Years ago, neuroscientist Patrick House wrote a piece for Slate about how to win the New Yorker’s cartoon caption contest, in which he offered the following test for a winning caption: “Is it too funny? Will it make anyone laugh out loud? If so, throw it out and work on a less funny one.” New Yorker readers are not looking for gutbusters. Mildly clever chucklers will do just fine.
“Very Semi-Serious: A Partially Thorough Portrait of New Yorker Cartoonists” is, appropriately, the cinematic embodiment of this sentiment. Offering a documentary version of the magazine’s low-risk-low-reward sense of humor, “Very Semi-Serious” is a diverting, undemanding peek inside the publication’s cartoon department which studiously avoids any chortles, guffaws, or lols. This is a documentary about humor that might make you smile but will certainly never make you laugh.
That’s not really a criticism (except to the extent that it’s a criticism of the New Yorker’s famously milquetoast sense of humor). It wouldn’t be true to the spirit of the New Yorker to create a truly funny movie about its signature brand of hand-drawn humor. That humor has a long tradition, dating back to the publication’s founding in the 1920s and has notably featured James Thurber, Charles Addams, and Saul Steinberg, among many others. Little seems to have changed over the decades. The submission process is more open, and women cartoonists are regularly published, but the gags are still basically the same. When one cartoonist is told that his panel could have run in 1945, it seems intended as a compliment.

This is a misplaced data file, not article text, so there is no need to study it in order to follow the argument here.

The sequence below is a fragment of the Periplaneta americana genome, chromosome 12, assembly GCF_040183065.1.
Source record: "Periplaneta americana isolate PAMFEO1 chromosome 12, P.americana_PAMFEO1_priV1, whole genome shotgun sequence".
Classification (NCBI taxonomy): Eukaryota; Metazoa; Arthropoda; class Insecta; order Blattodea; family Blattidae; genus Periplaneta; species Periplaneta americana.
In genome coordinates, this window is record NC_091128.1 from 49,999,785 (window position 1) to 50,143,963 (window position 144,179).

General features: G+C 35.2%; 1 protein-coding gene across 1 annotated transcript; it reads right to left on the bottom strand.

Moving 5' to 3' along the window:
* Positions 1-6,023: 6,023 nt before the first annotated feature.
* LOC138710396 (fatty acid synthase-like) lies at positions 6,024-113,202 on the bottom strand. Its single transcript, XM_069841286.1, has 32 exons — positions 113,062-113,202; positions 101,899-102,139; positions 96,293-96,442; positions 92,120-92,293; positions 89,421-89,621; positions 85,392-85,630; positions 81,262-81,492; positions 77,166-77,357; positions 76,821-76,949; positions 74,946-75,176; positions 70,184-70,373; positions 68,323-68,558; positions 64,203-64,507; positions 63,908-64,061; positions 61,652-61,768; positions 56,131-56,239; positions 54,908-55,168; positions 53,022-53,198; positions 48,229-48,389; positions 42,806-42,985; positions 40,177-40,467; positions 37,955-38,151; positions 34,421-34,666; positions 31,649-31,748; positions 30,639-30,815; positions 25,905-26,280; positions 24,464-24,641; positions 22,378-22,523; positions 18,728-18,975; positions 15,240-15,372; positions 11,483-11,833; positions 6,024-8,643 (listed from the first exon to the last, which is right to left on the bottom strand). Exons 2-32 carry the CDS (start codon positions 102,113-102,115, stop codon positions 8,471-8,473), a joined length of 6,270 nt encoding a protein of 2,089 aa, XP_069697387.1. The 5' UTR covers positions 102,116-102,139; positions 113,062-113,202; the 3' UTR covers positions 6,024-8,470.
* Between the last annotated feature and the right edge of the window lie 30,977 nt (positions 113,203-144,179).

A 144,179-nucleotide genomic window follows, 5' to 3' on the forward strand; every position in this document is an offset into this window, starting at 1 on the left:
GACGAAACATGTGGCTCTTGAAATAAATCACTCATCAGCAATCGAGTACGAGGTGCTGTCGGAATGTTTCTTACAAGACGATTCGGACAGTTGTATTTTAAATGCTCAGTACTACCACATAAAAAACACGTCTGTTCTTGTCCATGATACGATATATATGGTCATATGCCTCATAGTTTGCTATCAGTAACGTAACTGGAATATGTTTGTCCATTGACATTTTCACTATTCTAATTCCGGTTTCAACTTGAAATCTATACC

As with so many venerable establishment institutions, the current gatekeeper of the New Yorker cartoon section is an old white man—specifically Robert Mankoff, a bearded, bespectacled, frizzy-haired guy who acts as mentor and arbiter of humor to the cartoonists who pitch cartoons every Tuesday in his office. Mankoff reviews about 1,000 cartoons every week to select fifteen that will eventually make it into the magazine.
Director Leah Wolchok gets a little bogged down with Mankoff as he writes his memoir and deals with the tragic death of his stepson. His sense of humor is, practically speaking, the New Yorker’s. And that should give some indication that he’s not really all that captivating. More interesting are the profiles of various freelance cartoonists, a group of introverted oddballs who face weekly rejection and economic precarity to compete in this highly specific medium. These range from a quirky young woman drawing rainbows to an old man who has been submitting cartoons for five decades. There is a constant tension between developing one’s own voice and molding one’s humor to the New Yorker’s (and, thus, Mankoff’s) tastes. “People hate mimes,” Mankoff tells one cartoonist, and one gets the sense that careers are made and broken on such bits of pseudo-wisdom.
No one in the New Yorker cartoon process deserves more admiration and respect than the Mankoff’s assistant, who is tasked with reading through thousands of caption contest submissions every week. All to find the perfect punchline that will make no one laugh.